July 26, 2003
Notes: In the Shadow of Malthus
Begin with the shape of the demographic transition since 1820, with population growth rates plotted as a function of levels of guestimates of levels of real GDP per capita (measured in Maddison's 1990 "International Dollars") for the world's various regions for six irregular (but sensible) subperiods.* The figure shows how population growth rises rapidly as societies progress and grow their annual per-capita incomes from a Malthusian near-subsistence level of $400 (1990 International Dollars) per person per year up to $1,100 or so. Then population growth levels off--typically at 1.75% per year or so--as fertility restriction becomes widespread. Once societies pass $4,000 per capita a year or so, the demographic transition proper sets in, and population growth rates start to decline markedly.
Underlying data source: Angus Maddison (2001), The World Economy in Millennial Perspective (Paris: OECD). Raw preliminary spreadsheet at: http://www.j-bradford-delong.net/movable_type/data-TCEH/Maddison_Millennial_Numbers.xls.
Let's concentrate on the left-hand side of the figure--the one that lets us hypothesize that human population growth rates are essentially zero when annual GDP per capita levels (guessed-at in 1990 international dollars) are around $400, and that each ten percent increase in living standards above that subsistence level boosts population growth rates by about 0.2 percentage points per year: a population whose annual income level was at about $485 would be growing at a rate of 0.2% per year; a population whose annual income level was some $660 would be growing at a rate of 0.5% per year; and so on.
Now let's take a look at what we know (or, rather, guess) about human population growth rates:
Underlying data source: Michael Kremer (1993), "Population Growth and Technological Change: One Million B.C. to 1990," Quarterly Journal of Economics 108:3 (August), pp. 681-716. Raw preliminary spreadsheet at: http://www.j-bradford-delong.net/movable_type/data-TCEH/Maddison_Millennial_Numbers.xls.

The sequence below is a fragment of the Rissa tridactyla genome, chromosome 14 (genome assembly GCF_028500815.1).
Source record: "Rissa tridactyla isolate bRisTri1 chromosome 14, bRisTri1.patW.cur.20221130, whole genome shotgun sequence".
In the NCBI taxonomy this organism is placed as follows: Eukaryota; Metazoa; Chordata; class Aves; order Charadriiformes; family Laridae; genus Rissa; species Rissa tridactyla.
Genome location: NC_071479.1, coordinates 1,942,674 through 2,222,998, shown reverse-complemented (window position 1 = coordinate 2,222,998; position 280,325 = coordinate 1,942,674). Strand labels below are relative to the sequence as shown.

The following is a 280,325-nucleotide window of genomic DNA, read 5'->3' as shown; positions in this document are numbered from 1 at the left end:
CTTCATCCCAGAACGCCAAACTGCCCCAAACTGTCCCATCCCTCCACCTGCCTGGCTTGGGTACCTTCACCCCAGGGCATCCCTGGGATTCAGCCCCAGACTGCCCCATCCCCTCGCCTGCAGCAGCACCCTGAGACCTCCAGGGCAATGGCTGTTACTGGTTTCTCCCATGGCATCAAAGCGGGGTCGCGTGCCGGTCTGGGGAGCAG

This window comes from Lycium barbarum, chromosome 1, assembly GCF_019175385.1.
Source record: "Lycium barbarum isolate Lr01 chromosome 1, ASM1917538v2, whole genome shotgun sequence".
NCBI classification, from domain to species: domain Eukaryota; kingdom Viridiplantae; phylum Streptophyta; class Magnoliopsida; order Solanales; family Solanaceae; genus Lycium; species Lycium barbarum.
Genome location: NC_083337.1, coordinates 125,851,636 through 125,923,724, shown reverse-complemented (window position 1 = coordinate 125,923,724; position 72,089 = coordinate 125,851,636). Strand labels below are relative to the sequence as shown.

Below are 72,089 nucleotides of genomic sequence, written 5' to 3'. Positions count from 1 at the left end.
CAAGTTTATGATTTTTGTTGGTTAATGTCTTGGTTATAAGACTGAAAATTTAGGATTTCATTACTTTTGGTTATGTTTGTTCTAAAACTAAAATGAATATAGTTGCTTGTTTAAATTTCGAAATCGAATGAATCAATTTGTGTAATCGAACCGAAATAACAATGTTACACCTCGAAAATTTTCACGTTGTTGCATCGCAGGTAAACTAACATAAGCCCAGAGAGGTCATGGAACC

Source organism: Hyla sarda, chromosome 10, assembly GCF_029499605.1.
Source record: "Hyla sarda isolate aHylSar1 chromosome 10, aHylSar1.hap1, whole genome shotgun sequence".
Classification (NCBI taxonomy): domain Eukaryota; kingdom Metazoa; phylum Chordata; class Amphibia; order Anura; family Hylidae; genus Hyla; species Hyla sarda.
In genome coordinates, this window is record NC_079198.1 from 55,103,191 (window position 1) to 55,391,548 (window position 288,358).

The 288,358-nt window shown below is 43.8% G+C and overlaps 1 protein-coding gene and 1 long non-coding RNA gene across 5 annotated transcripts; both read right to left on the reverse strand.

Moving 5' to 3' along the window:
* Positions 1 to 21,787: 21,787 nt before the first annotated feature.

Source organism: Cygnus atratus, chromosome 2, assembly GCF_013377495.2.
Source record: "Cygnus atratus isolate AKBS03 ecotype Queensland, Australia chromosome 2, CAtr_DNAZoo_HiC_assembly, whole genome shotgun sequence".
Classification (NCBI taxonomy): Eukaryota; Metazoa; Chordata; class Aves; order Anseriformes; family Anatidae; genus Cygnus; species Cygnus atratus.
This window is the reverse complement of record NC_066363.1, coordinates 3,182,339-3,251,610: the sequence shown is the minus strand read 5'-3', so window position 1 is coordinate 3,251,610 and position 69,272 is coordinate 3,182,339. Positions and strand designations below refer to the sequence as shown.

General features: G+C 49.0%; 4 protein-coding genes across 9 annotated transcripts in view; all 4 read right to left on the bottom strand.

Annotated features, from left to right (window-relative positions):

Not until 1800 does the (worldwide) rate of human population growth exceed 0.5% per year. If we take the post-1820 relationship between population growth and material prosperity seriously, the conclusion is inescapable: back before 1800, average human material standards of living always stood at less than $660 per year--with a margin of at most 50% between material standards of living and those of bare subsistence--and sometimes much less.
Now there are caveats: Major wars. Virulent plagues (like that that struck the Roman Empire under Marcus Aurelius, or the Black Death) can cause people to die like flies even if they are not especially poor. To some degree "subsistence" is a cultural construct: strong social institutions like the European Marriage Pattern ("You can't marry my daughter until you own a farm of your own") or the Asian Lineage Pattern ("Younger brother, you can't bring a wife into my house until I'm confident we can afford to feed her") that delay childbearing can push up (by 10%? 30%?) the level of material prosperity at which births balance deaths.
These, however, are relatively minor caveats. We know what a pre-industrial pre-birth-control population that is moderately well-off (an annual per-capita GDP of, say, $1100 in Maddison's 1990 international dollars) does: like the North American colonists, it doubles in a generation with a population growth rate of more than 2% per year. We know that the pre-1800 human race as a whole never achieved this.